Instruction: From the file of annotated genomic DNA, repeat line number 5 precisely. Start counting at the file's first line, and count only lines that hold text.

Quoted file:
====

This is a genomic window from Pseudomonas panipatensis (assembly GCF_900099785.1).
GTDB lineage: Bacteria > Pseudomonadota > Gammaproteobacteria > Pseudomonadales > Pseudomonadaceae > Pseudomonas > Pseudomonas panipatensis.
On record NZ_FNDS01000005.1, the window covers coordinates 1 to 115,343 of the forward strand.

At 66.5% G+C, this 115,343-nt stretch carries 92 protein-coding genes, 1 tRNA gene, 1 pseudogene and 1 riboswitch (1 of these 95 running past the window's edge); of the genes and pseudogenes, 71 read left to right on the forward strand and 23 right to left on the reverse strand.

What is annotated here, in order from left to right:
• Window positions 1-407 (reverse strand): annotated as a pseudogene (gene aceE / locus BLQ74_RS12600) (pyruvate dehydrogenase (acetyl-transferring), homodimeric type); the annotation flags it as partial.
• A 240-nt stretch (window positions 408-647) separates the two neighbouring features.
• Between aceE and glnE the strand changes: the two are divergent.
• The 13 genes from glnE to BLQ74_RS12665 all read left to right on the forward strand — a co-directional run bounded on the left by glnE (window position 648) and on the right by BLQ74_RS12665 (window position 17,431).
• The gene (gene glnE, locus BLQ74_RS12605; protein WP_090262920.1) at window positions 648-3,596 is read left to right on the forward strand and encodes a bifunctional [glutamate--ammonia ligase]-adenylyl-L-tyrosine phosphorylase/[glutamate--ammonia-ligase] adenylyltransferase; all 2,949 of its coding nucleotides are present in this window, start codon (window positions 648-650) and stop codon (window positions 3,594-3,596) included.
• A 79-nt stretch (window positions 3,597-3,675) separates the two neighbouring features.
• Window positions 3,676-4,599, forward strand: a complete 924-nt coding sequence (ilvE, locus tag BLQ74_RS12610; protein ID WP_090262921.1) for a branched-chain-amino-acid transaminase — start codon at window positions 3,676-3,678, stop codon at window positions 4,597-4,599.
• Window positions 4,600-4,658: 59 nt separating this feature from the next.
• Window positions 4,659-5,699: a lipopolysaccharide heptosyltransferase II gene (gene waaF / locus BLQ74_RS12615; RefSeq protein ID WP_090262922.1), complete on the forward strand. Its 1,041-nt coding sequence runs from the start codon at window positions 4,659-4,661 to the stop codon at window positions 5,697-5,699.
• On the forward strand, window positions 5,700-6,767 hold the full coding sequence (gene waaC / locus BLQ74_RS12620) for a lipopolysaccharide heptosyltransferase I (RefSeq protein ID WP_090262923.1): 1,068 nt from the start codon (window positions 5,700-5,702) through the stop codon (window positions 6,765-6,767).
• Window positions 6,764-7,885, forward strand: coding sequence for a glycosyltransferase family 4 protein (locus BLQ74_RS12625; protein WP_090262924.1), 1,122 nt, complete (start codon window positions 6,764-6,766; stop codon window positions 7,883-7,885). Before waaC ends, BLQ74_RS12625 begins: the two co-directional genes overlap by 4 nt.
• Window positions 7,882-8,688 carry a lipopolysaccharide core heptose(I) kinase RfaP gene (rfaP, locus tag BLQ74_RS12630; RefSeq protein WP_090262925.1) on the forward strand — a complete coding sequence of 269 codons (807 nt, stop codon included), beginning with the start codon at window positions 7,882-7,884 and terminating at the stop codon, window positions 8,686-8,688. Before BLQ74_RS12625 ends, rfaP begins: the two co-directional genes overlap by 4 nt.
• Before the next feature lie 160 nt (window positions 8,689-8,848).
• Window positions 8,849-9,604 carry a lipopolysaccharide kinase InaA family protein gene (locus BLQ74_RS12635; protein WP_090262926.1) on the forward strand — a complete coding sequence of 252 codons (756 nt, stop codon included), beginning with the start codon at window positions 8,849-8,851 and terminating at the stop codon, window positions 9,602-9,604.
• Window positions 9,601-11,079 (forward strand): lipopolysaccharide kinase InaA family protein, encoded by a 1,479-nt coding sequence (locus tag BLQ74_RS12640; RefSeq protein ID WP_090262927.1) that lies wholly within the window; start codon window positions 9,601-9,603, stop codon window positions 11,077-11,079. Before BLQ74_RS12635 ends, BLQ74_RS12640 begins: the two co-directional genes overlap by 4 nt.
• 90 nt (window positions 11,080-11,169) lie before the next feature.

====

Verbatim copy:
What is annotated here, in order from left to right: